This interview with CUDA Succinctly, Direct3D Succinctly, Assembly Language Succinctly, and Direct2D Succinctly author Chris Rose is part of a series of Q&A blog posts with our Succinctly series authors.
Why were you interested in working with Syncfusion to create e-books for the Succinctly series?
I have a YouTube channel dedicated to programming education. It’s called What’s a Creel? I was asked by Syncfusion to write an e-book on x86 Assembly, which was the topic of most of my earliest videos. I’d never written an e-book before, but the opportunity seemed interesting to me, and the experience was very positive.
While studying at University, my courses mostly concentrated on Java. This seemed strange to me; there’s nothing wrong with Java, but it is just one high-level, C-based language. The University was excellent, and there’s no doubt that I learned a huge amount from the professors and lecturers. But I was surprised that the syllabus didn’t include low-level languages like Assembly, nor did it include any courses on high performance programming or graphics programming. I’d previously learned about these topics from resources online. When Syncfusion approached me about an e-book, I saw it as an opportunity to combine some of the resources I’d learned from into a more concise format.
Are these e-books your only technical manuals? Do you have additional titles you would like to share with our developer community?
I have not written any other technical books, but the field of computer science is so vast that there is no end to the books I’d like to write. I am interested in functional languages, like Lisp and Haskell. They offer an interesting insight to problem solving from a completely different angle than C-based languages.
I find the field of probability and statistics fascinating. These topics offer some amazing tools for data mining and understanding numbers in general. There’s something incredible about taking a couple of lists of a million numbers and producing information from them. No previous generations of people had this kind of power at their fingertips. Look at ANOVA, Pearson’s Correlation, or Chi-Squared; they’re just simple number tricks in one sense. But in another sense, these techniques represent an extraordinary power that a modern computer programmer has.
I am also interested in creating custom compiled and scripting languages for specific purposes. Programmers aren’t limited to the existing languages; if we have a problem to solve, we can just make our own language!
Each title in the Succinctly series features a graphic of an outdated technology. What is your favorite outdated technology?
There is a piece of outdated technology that is very close to my heart. It is something I love dearly and work with a lot, though it is nearing 100 years old. I have the rare privilege of regularly performing alongside some of the greatest actors and actresses of all time, Buster Keaton, Clara Bow, and Charlie Chaplin. These people are silent film stars from the 1920s. The films are nearly a century old, and yet they still evoke the same reactions and emotions today. Love, jealousy, betrayal, adventure and action, these things haven’t changed.
There’s nothing like seeing a silent film on the big screen. You buy your ticket from the box office, enter an ornately lit theater, taking a seat amongst the murmuring crowd. The crowd quiets as the lights dim. The curtains open, and the entire building begins reverberate and sing. It’s a theater pipe organ—half the building is a musical instrument! The film starts on the silver screen and the one and only Buster Keaton shows what a comic genius is capable of.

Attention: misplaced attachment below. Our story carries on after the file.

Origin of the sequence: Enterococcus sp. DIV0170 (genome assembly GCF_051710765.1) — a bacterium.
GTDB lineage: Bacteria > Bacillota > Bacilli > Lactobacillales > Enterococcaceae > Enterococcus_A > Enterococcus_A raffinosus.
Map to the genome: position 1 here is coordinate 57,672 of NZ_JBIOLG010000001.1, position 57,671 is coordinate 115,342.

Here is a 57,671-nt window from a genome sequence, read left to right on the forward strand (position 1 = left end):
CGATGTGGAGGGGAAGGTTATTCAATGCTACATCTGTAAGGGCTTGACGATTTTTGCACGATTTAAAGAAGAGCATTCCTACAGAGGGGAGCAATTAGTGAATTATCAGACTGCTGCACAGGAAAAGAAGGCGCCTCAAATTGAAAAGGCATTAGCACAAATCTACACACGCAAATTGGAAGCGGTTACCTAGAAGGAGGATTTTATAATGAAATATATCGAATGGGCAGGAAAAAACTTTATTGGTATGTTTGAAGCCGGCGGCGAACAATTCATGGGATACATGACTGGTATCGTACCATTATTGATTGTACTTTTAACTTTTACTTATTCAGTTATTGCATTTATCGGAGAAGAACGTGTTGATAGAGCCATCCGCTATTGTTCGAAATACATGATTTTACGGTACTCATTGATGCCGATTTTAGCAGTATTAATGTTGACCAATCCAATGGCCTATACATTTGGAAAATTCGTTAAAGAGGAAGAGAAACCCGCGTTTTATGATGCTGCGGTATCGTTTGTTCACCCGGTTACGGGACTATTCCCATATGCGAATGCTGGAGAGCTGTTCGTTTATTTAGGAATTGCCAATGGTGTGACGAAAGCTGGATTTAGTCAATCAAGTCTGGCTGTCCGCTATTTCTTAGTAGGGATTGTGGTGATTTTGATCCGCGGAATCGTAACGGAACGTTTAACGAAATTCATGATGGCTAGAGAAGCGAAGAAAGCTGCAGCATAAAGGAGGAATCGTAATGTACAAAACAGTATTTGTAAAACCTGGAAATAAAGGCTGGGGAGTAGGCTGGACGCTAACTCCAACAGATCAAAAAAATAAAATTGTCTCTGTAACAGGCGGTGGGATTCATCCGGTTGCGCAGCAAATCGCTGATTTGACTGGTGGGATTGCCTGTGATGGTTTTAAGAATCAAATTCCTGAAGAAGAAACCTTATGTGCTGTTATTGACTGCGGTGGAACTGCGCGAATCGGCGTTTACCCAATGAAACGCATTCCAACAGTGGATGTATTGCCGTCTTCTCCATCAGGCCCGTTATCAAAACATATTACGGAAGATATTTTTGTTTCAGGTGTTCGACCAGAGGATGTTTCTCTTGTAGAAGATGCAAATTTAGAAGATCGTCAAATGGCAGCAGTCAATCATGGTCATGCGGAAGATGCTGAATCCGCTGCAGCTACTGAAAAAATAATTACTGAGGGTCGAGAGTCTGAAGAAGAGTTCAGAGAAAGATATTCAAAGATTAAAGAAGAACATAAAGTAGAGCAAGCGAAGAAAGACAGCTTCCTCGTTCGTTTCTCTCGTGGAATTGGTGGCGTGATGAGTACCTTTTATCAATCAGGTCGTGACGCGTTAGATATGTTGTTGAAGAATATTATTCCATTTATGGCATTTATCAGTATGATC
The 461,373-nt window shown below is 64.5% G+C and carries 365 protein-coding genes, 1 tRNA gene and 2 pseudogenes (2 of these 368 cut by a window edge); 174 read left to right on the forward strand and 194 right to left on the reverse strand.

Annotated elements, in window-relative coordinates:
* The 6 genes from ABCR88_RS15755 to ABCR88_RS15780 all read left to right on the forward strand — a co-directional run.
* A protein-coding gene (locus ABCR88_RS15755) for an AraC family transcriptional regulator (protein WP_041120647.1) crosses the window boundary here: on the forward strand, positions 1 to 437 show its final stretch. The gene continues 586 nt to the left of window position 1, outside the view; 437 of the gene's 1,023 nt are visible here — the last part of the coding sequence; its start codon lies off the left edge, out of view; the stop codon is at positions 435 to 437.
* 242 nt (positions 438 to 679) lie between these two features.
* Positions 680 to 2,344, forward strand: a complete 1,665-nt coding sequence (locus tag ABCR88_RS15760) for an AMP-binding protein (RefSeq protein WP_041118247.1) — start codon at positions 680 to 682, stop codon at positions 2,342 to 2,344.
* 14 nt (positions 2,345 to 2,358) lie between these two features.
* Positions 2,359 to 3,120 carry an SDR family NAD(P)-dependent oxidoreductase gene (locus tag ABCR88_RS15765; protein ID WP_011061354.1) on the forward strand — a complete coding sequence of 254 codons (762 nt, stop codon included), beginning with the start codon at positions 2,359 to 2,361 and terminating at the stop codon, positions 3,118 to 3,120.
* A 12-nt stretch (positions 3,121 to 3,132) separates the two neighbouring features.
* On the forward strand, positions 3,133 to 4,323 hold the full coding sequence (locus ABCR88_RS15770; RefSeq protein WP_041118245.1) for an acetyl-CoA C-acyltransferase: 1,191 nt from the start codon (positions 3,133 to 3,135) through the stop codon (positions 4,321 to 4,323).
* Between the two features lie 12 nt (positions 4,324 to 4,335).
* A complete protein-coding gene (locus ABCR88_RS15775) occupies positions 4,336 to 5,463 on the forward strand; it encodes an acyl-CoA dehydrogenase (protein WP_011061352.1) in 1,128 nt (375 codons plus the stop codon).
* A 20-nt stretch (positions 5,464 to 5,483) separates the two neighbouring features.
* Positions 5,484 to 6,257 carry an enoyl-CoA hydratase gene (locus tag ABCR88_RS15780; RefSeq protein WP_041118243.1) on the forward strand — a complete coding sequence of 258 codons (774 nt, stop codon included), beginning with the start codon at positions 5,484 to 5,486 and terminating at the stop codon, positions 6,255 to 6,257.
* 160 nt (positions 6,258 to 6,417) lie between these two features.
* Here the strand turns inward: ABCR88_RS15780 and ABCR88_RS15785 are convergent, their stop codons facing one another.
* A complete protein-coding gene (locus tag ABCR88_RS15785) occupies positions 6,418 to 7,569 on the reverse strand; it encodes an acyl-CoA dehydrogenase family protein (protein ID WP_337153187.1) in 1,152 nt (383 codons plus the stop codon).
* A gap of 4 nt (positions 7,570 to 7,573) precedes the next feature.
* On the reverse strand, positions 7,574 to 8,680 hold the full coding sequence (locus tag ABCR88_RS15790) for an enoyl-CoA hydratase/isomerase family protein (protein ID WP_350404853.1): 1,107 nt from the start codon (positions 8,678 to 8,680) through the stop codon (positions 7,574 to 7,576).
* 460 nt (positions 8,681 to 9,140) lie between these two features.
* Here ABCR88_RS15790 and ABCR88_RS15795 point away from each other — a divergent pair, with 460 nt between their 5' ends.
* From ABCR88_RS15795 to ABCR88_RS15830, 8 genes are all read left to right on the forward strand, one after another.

I am the organist. I have the incredibly rare privilege of watching the film, laughing and trying to keep up with Buster as I play. It’s like no other job in the world!
If I had to choose a favorite piece of outdated technology, I’d definitely choose silent films!
Chris Rose plays organ to accompany silent films
What have you learned since writing these e-books?
The experience with Syncfusion made me aware of the great e-books you people produce, and also the simplicity of the editing and publishing process.
I learned from references online. Mostly from the hardware manufacturer manuals. They’re pretty dense, but the information is excellent.
For CUDA I recommend the nVidia manuals such as CUDA C Programming Guide and CUDA C Best Practices Guides. Dr. Dobb’s article “Supercomputing for the Masses” has some excellent information, which is still mostly applicable, but it is a little outdated. “GTC” is a yearly GPU Technology Conference. “GTC On Demand” offers a lot of excellent presentations on the topic of CUDA and GPGPU programming in general.
For Direct2D and Direct3D, I’d recommend folks look up Microsoft’s MSDN. There is a series of books, featuring articles from many programmers, called Graphics Gems. These books are full of very interesting topics closely related to graphics programming. They are often very low level, and tend to concentrate on data structures and algorithms rather than DirectX specifically. Nvidia produces a similar series of books called GPU Gems which have more up to date information, as well as more practical examples.
For Assembly, the best resources are the programmer’s manuals, AMD Programmer’s Manuals and Intel Software Developer’s Manual. There is also a collection of e-books by a fellow called Agner Fog called Optimization Manuals. Agner’s books list the exact timings in clock cycles for every instruction in x64 Assembly. This is something that Intel and AMD do not provide, and it is an indispensable resource for programmers hoping to write high performance Assembly code.
And lastly, I couldn’t end without another shameless YouTube channel plug: If you want to know about programming, watch What’s a Creel?